It is a crisp November evening, with the sun starting to slip behind the horizon, when a small group of us meet outside the Harper Adams Library for a walk with a difference.
Abby Chalkly and Genevieve Kiero Watson, final year BSc (Hons) Applied Zoology and Zoology with Entomology students, have invited Dr John Reade, Principal Lecturer and Zoology Course Leader, Connie Morgan, the University’s Digital Engagement Officer, and me to join them on a bat survey.
Our route will take us on a circular loop, out from the buildings of the Harper Adams campus along a country lane, across some fields to woods at Caynton Gorse, and back – with the bulk of the walk across Harper Adams land, and a mixture of different habitats, each of which may affect the kind – and number – of bats we encounter, we’re told.
As we set off into the gloaming, a flock of Fieldfares – the first I have seen this autumn – passes overhead and towards the sunset.
While the clear, cold night means the walk is very much a pleasant way to pass three quarters of an hour - with The Wrekin bathed in purple cloud and Jupiter, Saturn and a host of stars coming out - Gen tells us that the recent turn in the weather might affect our chances of seeing bats.
“During October, the bats are feeding up while there is still more insect activity. As you get into November, and it gets colder, there is less food – and you would expect to see less activity.”
This means that the first few weeks of bat walks completed by Gen and Abby have seen more bats recorded – the recording itself taking place through a bat detector attached to a hand-held smartphone or tablet.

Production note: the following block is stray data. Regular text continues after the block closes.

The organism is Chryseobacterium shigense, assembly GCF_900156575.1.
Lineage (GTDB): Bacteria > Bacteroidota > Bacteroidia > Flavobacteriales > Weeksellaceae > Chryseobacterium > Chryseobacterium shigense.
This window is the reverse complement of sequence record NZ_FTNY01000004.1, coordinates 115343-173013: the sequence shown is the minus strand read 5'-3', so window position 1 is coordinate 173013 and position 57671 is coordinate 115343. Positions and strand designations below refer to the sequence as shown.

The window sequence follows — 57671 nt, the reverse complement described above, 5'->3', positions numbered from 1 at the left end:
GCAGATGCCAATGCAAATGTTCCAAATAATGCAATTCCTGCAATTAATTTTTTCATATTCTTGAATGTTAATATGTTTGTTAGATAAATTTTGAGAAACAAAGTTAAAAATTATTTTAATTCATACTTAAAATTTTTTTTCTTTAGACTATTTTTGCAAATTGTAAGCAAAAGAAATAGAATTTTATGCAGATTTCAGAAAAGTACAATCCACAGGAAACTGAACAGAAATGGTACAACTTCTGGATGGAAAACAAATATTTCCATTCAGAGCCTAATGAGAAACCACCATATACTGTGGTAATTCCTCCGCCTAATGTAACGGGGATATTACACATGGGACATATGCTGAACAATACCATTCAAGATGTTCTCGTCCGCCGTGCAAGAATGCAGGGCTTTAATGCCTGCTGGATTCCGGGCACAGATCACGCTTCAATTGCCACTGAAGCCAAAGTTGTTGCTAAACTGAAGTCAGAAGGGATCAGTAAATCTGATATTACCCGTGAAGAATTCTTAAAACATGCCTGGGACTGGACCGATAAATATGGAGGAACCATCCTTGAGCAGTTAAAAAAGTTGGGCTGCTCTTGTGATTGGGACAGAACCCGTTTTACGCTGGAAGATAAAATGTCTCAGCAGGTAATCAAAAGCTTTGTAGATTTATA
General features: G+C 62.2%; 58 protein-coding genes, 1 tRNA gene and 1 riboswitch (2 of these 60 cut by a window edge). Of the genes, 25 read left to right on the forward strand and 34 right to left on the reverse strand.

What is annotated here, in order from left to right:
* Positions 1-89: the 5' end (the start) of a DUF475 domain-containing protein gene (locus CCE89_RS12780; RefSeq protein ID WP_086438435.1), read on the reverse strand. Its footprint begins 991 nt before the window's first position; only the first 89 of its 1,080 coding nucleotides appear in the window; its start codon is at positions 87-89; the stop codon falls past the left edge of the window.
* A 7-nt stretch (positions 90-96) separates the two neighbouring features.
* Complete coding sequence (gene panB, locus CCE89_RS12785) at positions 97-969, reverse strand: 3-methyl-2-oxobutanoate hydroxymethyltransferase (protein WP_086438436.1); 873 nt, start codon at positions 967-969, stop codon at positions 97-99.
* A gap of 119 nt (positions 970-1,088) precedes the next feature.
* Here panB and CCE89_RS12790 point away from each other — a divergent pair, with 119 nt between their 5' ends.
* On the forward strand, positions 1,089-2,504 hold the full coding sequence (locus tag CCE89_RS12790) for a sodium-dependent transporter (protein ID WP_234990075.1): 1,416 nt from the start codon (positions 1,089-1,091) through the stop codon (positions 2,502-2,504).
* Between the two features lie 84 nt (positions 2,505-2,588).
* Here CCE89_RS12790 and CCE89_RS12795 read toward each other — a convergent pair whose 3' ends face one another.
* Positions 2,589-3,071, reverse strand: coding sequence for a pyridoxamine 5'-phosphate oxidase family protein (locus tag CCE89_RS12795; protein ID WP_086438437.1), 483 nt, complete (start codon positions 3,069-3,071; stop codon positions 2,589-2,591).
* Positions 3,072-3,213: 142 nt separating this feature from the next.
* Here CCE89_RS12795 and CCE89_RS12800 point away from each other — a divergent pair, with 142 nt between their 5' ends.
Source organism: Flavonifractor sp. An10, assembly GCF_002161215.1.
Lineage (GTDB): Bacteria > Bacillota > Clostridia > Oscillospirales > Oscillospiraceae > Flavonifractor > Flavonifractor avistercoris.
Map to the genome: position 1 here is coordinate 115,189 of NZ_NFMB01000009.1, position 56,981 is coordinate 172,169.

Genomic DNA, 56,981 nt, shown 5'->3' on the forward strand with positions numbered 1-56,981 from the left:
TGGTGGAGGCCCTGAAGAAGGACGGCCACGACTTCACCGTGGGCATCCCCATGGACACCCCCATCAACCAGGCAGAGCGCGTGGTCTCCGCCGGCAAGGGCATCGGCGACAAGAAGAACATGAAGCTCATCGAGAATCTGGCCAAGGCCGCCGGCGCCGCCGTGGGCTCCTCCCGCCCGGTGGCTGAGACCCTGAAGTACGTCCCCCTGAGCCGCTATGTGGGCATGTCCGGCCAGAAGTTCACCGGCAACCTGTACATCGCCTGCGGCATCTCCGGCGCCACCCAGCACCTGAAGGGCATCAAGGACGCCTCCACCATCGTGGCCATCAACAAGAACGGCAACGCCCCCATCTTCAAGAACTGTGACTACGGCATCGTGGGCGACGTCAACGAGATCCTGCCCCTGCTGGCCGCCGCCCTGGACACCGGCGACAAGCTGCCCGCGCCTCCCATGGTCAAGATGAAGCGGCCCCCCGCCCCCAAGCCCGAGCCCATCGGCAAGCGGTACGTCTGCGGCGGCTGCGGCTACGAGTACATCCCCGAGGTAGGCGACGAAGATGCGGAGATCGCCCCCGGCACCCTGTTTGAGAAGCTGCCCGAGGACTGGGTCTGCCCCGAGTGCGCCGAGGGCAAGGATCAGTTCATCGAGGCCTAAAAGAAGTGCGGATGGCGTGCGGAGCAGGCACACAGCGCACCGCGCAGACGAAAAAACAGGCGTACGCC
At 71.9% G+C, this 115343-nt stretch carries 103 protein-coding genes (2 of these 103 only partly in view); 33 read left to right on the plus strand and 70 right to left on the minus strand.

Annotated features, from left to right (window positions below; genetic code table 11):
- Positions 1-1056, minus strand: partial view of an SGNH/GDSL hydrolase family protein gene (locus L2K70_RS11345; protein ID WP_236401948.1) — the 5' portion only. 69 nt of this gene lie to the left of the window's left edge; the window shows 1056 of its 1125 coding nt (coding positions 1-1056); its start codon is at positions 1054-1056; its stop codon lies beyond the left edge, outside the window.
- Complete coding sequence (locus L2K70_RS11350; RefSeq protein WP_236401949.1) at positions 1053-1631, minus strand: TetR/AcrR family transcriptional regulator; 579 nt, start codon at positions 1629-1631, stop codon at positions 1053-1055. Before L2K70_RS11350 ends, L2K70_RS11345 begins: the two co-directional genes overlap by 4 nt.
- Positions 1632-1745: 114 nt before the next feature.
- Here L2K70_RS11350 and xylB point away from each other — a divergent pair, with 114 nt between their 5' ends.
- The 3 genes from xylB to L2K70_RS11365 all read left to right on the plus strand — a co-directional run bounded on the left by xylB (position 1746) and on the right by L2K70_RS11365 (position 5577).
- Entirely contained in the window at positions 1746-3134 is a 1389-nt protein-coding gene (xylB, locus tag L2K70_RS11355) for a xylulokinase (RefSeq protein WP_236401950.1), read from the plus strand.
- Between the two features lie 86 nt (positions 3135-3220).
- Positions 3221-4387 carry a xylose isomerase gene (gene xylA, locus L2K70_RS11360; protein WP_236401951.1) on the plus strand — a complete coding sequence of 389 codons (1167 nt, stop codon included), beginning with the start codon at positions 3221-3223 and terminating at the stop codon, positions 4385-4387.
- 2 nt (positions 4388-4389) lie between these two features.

The walks began on October 16, with the early November walks likely to be among the last – as the weather change alters the bats’ behaviour and they hunker down for the winter.
Abby and Gen explain how their records will feed into a piece of field work they are doing as part of one of their final year modules, and combine with their fellow students to help show how bat populations are faring in Shropshire. Groups are heading out across a range of environments across the county - from rural, to semi-rural, to urban - each recording what bat activity they discover.
While designing and evaluating their study, the group discovered that, surprisingly, there were only three sets of bat records available in the area around the Harper Adams campus. As their recording has continued, they have been able to add their own records – with three different species tallied, via both the hi-tech recorders and through some more traditional – and visual – methods.
Abby explains: “We’ve recorded three different species, the Pipistrelle, Soprano Pipistrelle, and the Noctule. With the Noctule, we saw it at close range – it flew in front of our faces, pretty much, and that meant we could just look at each other and say ‘that was definitely a Noctule’ thanks to its size!
“Both pipistrelle species fly between 5 and 10 meters off the ground and are erratic with their movements. Noctules fly high too but in a straight with occasional deep dives - which is what it did when we saw it- and they're less agile as well because they're roughly double the size of the pips.”
By now, we have emerged from the Caynton Gorse woods, and are heading back towards streetlights and homes along Marsh Road and back to campus.
The pair have not caught as much activity tonight as on previous nights, but we have been able to record some activity, and as John explains: “Data is data, and it is all important. What is key here is that they have been able to set up, design and run their own experiments and their own recording work. That is something you don’t get to do at every university – so it’s great that you get to do it here.”